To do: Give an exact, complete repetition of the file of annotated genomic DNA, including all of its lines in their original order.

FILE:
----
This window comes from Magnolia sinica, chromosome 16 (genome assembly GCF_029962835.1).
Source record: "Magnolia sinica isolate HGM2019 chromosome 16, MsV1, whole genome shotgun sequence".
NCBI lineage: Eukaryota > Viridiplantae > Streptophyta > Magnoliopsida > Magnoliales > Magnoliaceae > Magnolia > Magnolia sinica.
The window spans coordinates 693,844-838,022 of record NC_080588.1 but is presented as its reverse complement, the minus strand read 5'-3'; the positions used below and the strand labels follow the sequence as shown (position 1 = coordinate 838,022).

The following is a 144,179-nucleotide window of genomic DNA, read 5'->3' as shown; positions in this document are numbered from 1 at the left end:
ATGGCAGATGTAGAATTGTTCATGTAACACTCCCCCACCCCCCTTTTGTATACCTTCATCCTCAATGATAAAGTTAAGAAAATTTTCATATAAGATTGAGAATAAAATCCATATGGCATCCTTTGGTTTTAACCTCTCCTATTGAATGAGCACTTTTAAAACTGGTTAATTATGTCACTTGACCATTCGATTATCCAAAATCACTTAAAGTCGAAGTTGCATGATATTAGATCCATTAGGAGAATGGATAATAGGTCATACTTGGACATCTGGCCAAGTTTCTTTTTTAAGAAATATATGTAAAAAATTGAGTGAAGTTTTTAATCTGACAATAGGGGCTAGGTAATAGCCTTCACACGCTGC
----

This window comes from Magnolia sinica, chromosome 16 (genome assembly GCF_029962835.1).
Source record: "Magnolia sinica isolate HGM2019 chromosome 16, MsV1, whole genome shotgun sequence".
NCBI lineage: Eukaryota > Viridiplantae > Streptophyta > Magnoliopsida > Magnoliales > Magnoliaceae > Magnolia > Magnolia sinica.
The window spans coordinates 693,844-838,022 of record NC_080588.1 but is presented as its reverse complement, the minus strand read 5'-3'; the positions used below and the strand labels follow the sequence as shown (position 1 = coordinate 838,022).

The following is a 144,179-nucleotide window of genomic DNA, read 5'->3' as shown; positions in this document are numbered from 1 at the left end:
ATGGCAGATGTAGAATTGTTCATGTAACACTCCCCCACCCCCCTTTTGTATACCTTCATCCTCAATGATAAAGTTAAGAAAATTTTCATATAAGATTGAGAATAAAATCCATATGGCATCCTTTGGTTTTAACCTCTCCTATTGAATGAGCACTTTTAAAACTGGTTAATTATGTCACTTGACCATTCGATTATCCAAAATCACTTAAAGTCGAAGTTGCATGATATTAGATCCATTAGGAGAATGGATAATAGGTCATACTTGGACATCTGGCCAAGTTTCTTTTTTAAGAAATATATGTAAAAAATTGAGTGAAGTTTTTAATCTGACAATAGGGGCTAGGTAATAGCCTTCACACGCTGC